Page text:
is that strong growth will catalyze institutional changes. Those who
underestimate China's ability to cope with its growth and growing
influence in the world economy ignore history. While Japan will not be
at the helm of this mega-trend, they certainly will benefit more than
Western Europe.

According to the OECD's December 2003 economic outlook, China was
supposed to grow 7.8 percent in 2004 and 7.4 percent in 2005, with
Brazil growing 3.0 percent and 3.5 percent, respectively, and Russia
growing 5.0 percent in both years. The total OECD zone was to grow 3.0
percent and 3.1 percent, respectively, the US 2.7 and 2.9 percent, and
Japan 1.1 percent in each year. All are now generally expected to grow
faster in terms of real GDP.

David Burton, director of the Asia and Pacific department of the
International Monetary Fund, wrote, "Asia already showed considerable
resilience last year. The SARS outbreak and geopolitical uncertainties
slowed the momentum in most economies, but only temporarily.
Supportive macroeconomic policies and the recovery of the global
economy helped the region to bounce back in the second half of the
year. Propelled by a resurgence of domestic demand and the highest
export growth in nearly three years, non-Japan Asia was once again the
fastest growing region in the world."

"In spite of surging intra-regional trade (not least that involving
China), emerging Asia continues to depend heavily on economic
developments in the rest of the world," Burton continued. "Exports
between countries in the region have risen steadily from about 20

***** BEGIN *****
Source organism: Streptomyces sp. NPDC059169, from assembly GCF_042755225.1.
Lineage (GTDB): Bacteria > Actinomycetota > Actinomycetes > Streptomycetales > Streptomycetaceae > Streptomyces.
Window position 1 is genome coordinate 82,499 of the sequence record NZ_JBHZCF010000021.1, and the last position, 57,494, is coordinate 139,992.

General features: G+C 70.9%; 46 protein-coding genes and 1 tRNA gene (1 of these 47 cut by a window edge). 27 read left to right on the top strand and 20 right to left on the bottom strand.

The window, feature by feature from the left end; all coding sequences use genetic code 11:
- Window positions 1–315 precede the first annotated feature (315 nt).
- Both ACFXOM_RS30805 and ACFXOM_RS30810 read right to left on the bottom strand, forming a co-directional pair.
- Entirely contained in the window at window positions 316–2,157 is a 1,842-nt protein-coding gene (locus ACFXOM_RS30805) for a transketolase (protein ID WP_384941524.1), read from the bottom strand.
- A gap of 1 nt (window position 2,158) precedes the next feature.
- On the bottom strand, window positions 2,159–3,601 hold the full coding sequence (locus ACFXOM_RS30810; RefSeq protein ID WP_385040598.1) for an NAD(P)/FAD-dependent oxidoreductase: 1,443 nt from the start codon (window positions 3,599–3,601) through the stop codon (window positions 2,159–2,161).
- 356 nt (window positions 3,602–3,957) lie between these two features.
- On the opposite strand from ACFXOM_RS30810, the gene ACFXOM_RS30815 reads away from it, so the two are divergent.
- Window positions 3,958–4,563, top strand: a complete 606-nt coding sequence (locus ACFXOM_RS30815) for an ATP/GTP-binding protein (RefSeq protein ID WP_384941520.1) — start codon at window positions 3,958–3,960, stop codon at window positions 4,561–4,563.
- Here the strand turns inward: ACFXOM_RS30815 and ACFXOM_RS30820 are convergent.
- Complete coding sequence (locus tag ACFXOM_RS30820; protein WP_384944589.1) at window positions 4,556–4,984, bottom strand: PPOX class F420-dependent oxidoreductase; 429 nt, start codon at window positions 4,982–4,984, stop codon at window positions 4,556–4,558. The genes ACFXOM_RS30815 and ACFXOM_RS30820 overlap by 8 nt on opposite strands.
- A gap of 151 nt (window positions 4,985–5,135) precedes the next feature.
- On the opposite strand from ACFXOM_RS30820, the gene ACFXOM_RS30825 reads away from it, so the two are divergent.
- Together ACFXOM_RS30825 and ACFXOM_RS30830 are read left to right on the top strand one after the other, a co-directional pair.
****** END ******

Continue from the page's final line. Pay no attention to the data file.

percent of total exports in the late 1970s to about 40 percent in
2002. However, perhaps only about half of this trade is going to meet
intra-regional final demand. Thus, the bulk of the exports of Asian
countries is still linked to economic activity outside the region. The
recovery in the global economy, although still uneven, is
strengthening and broadening. In particular, growth is rapid in the
United States; it is picking up in Japan, led by investment and
exports; and, although still lagging, it shows signs of revival in the
euro area as well. Overall, the IMF's forecast for global growth will
likely be revised upward in the forthcoming world economic outlook."

"Given the growing regional interdependence mentioned earlier,
downside risks also arise from the possibility of a much sharper
slowdown in China than foreseen in the baseline," Burton added. "Our
central scenario is for a soft landing, but a more abrupt slowdown
remains a possibility if China is not successful in striking the right
balance between preventing generalized overheating and avoiding a
large decline in investment. It is perhaps a reflection of how dismal
our 'dismal science' is, or perhaps just a reflection of human nature,
that the list of downside risks usually tends to be longer than the
list of possible surprises on the upside."

Conversely, Asia's ability to cope with external shocks has come a
long way since the Asia crisis. Most countries in Asia now have far
greater resilience than when the Asian currency crisis hit. The key
strengths include abundant or more than abundant official reserves,
more flexible exchange rates and stronger corporate balance sheets,
including those of the banks.

As we have pointed out repeatedly, the stream of economic news on
Japan points to a deepening and broadening of the economic recovery
driven by grass-roots recovery. Japan's economy recently got an upbeat
assessment by the central bank and positive figures for investment in
the form of new machinery orders. This is reflected in the views of
overseas investors, where a growing number of US money managers and
investors are convinced that Japan's market has finally turned the
corner and that the 58 percent rise from 2003's market lows is a
prologue to greater gains. To some, the disconnect between foreign
enthusiasm and local skepticism in Japan is reminiscent of South Korea
in 1998 and 1999.